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Peggy Whitson      

NASA Astronaut; NASA's Most Experienced Female Astronaut; Biochemistry Researcher

Peggy Whitson is a retired NASA astronaut and a former NASA Chief Astronaut. She is also a biochemistry researcher. Although she had been working with NASA since 1989 in various biochemistry-related positions, her first space mission was in 2002 as a member of Expedition 5 onboard the International Space Station.

In 2007, Whitson became the first female commander of the International Space Station. Currently, Whitson holds several records, including oldest woman ever in space and longest single space flight by a woman. When Whitson retired from NASA on June 15, 2018, she was NASA’s most experienced astronaut to date, having accrued 665 days in space.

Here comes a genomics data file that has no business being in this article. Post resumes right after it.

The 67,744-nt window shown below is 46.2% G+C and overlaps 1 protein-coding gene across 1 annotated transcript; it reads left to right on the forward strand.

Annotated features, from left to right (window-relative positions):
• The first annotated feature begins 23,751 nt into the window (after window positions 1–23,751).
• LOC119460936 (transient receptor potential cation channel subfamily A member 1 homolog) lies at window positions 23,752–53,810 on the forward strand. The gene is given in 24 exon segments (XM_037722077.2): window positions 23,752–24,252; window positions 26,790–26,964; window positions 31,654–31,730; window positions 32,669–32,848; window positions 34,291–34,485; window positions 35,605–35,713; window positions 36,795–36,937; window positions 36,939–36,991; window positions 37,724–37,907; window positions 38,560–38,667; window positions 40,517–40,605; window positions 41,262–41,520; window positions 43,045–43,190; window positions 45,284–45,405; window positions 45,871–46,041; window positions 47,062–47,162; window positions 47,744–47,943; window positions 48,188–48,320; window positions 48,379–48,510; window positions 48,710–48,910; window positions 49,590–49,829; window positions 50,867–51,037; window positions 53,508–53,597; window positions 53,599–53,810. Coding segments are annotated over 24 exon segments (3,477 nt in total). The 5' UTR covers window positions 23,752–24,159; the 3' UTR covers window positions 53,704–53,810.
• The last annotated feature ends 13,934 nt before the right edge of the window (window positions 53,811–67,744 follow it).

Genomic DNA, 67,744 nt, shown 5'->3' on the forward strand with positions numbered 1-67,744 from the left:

Whitson was included in Time magazine's 100 Most Influential People of 2018.

In June 2020, Whitson was a guest on an ABC-TV "To Tell the Truth" episode in which Patti LaBelle correctly selected her as the record-holding time in space astronaut.

She holds a Bachelor of Science degree in Biology/Chemistry from Iowa Wesleyan College, as well as a Doctorate in Biochemistry from Rice University.


How 10 years of rejection by NASA taught Peggy Whitson to be a ...
Retired NASA Chief Astronaut Peggy Whitson may have spent more time in space than any other American, but she wouldn't mind another jaunt past Earth's  ...

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